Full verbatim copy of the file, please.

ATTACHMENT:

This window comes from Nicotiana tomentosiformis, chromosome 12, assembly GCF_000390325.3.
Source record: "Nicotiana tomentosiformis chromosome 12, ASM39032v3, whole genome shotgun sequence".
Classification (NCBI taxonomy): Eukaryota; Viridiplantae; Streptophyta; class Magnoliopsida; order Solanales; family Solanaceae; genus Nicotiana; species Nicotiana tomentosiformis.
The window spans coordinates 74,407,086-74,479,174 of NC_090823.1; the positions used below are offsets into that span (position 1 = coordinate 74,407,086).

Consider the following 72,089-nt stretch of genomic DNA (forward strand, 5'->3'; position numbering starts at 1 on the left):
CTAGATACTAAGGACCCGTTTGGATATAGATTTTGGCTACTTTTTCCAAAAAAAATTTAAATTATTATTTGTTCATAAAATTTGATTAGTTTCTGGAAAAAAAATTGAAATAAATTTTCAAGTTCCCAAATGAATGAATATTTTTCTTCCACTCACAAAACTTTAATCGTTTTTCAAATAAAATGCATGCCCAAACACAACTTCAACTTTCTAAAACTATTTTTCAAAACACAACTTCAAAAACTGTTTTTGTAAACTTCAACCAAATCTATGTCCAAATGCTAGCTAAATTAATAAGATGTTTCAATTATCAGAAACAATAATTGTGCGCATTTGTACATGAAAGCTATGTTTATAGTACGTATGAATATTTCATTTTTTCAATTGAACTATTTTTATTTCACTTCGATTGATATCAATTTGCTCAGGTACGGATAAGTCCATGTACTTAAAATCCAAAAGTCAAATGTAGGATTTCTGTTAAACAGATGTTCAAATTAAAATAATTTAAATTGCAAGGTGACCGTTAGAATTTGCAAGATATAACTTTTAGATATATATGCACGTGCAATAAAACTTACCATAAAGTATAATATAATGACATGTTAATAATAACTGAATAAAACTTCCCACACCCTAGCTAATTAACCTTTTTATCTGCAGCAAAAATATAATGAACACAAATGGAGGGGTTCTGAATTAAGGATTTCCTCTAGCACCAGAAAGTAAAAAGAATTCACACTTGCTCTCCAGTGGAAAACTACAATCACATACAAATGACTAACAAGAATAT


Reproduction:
This window comes from Nicotiana tomentosiformis, chromosome 12, assembly GCF_000390325.3.
Source record: "Nicotiana tomentosiformis chromosome 12, ASM39032v3, whole genome shotgun sequence".
Classification (NCBI taxonomy): Eukaryota; Viridiplantae; Streptophyta; class Magnoliopsida; order Solanales; family Solanaceae; genus Nicotiana; species Nicotiana tomentosiformis.
The window spans coordinates 74,407,086-74,479,174 of NC_090823.1; the positions used below are offsets into that span (position 1 = coordinate 74,407,086).

Consider the following 72,089-nt stretch of genomic DNA (forward strand, 5'->3'; position numbering starts at 1 on the left):
CTAGATACTAAGGACCCGTTTGGATATAGATTTTGGCTACTTTTTCCAAAAAAAATTTAAATTATTATTTGTTCATAAAATTTGATTAGTTTCTGGAAAAAAAATTGAAATAAATTTTCAAGTTCCCAAATGAATGAATATTTTTCTTCCACTCACAAAACTTTAATCGTTTTTCAAATAAAATGCATGCCCAAACACAACTTCAACTTTCTAAAACTATTTTTCAAAACACAACTTCAAAAACTGTTTTTGTAAACTTCAACCAAATCTATGTCCAAATGCTAGCTAAATTAATAAGATGTTTCAATTATCAGAAACAATAATTGTGCGCATTTGTACATGAAAGCTATGTTTATAGTACGTATGAATATTTCATTTTTTCAATTGAACTATTTTTATTTCACTTCGATTGATATCAATTTGCTCAGGTACGGATAAGTCCATGTACTTAAAATCCAAAAGTCAAATGTAGGATTTCTGTTAAACAGATGTTCAAATTAAAATAATTTAAATTGCAAGGTGACCGTTAGAATTTGCAAGATATAACTTTTAGATATATATGCACGTGCAATAAAACTTACCATAAAGTATAATATAATGACATGTTAATAATAACTGAATAAAACTTCCCACACCCTAGCTAATTAACCTTTTTATCTGCAGCAAAAATATAATGAACACAAATGGAGGGGTTCTGAATTAAGGATTTCCTCTAGCACCAGAAAGTAAAAAGAATTCACACTTGCTCTCCAGTGGAAAACTACAATCACATACAAATGACTAACAAGAATAT